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date: 22 January 2020

Abstract and Keywords

This chapter explores the potential causes of and responses to the yellow fever outbreaks in Philadelphia and New York during the late eighteenth century. Disrupting routines, halting commerce, and endangering the health and welfare of residents of these areas, the outbreaks also play a central role in the writings of Charles Brockden Brown, who used them to frame some of his novels and tales and to position his characters in moments of crisis. Moreover, this chapter connects the dilemma in the “Man at Home” series to the founding father and debtor Robert Morris, and through this connection we see how Brown positions debt alongside yellow fever as social crises that his characters must navigate. By exploring how Brown used yellow fever in his writing and how scholars have interpreted this use, this chapter explains the multifaceted roles that the disease had on Brown and our understanding of his work.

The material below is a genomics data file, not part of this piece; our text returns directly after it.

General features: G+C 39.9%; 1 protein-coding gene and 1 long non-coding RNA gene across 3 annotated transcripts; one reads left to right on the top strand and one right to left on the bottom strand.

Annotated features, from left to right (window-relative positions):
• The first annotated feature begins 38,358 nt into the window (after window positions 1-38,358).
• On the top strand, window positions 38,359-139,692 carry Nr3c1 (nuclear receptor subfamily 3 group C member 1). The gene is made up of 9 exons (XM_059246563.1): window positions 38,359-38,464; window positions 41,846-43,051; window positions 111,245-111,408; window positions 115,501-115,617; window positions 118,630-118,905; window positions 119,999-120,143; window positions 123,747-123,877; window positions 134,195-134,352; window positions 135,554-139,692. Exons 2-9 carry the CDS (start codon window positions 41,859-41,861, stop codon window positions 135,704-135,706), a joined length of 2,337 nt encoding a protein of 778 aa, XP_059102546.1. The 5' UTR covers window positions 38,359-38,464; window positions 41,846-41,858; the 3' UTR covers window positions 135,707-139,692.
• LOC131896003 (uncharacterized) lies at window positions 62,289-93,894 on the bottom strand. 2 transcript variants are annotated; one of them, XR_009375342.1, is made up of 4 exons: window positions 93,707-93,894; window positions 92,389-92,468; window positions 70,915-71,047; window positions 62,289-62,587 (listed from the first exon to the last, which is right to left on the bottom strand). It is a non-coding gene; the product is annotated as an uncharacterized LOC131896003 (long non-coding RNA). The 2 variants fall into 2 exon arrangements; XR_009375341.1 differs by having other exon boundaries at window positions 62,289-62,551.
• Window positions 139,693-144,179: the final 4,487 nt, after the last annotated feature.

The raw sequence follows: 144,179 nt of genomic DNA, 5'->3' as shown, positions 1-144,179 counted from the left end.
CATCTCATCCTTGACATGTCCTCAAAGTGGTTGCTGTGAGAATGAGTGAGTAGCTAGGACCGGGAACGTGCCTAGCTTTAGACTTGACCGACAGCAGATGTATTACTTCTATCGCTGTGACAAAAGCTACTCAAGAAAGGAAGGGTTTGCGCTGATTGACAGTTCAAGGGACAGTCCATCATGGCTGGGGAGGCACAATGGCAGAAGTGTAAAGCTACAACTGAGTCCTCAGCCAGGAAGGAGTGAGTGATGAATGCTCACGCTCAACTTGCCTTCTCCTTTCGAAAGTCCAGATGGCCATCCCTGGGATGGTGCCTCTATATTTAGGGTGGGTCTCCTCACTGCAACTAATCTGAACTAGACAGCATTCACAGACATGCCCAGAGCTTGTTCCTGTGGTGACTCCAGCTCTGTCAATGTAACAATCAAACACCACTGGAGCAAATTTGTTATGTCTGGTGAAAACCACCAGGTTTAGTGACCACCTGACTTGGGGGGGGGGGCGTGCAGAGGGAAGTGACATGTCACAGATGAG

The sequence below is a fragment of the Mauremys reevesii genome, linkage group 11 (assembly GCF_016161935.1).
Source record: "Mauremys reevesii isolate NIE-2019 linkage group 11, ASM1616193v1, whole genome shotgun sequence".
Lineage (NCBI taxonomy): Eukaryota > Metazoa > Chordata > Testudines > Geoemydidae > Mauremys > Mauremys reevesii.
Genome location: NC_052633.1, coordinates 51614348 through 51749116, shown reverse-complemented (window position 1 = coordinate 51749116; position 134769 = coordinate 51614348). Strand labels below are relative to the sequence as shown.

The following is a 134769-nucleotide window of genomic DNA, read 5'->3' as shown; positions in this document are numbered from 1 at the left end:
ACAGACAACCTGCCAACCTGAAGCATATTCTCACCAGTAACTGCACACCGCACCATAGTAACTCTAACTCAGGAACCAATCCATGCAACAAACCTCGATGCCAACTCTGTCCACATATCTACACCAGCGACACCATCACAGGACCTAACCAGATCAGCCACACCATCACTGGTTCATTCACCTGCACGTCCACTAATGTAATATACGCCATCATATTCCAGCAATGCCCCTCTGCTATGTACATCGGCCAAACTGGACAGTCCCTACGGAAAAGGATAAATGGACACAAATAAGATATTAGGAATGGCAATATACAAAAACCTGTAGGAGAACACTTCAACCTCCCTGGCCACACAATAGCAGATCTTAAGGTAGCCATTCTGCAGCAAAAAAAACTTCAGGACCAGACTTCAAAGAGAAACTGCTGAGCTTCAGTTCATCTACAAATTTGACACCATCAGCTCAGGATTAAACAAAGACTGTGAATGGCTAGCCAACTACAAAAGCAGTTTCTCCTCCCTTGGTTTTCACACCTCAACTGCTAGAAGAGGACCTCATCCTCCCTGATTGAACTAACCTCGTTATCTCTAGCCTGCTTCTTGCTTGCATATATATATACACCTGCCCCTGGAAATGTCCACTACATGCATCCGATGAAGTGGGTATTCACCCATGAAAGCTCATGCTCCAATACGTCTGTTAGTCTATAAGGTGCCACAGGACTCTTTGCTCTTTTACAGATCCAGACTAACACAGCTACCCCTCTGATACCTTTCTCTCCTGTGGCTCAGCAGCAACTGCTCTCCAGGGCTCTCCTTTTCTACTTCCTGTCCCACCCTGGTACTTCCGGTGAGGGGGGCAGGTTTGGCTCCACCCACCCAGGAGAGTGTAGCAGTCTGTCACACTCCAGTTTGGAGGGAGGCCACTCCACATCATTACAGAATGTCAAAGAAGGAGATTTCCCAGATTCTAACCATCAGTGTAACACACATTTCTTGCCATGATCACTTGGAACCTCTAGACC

Keywords: Charles Brockden Brown, yellow fever, disease, Ormond, Arthur Mervyn, “Man at Home,” Robert Morris, debt

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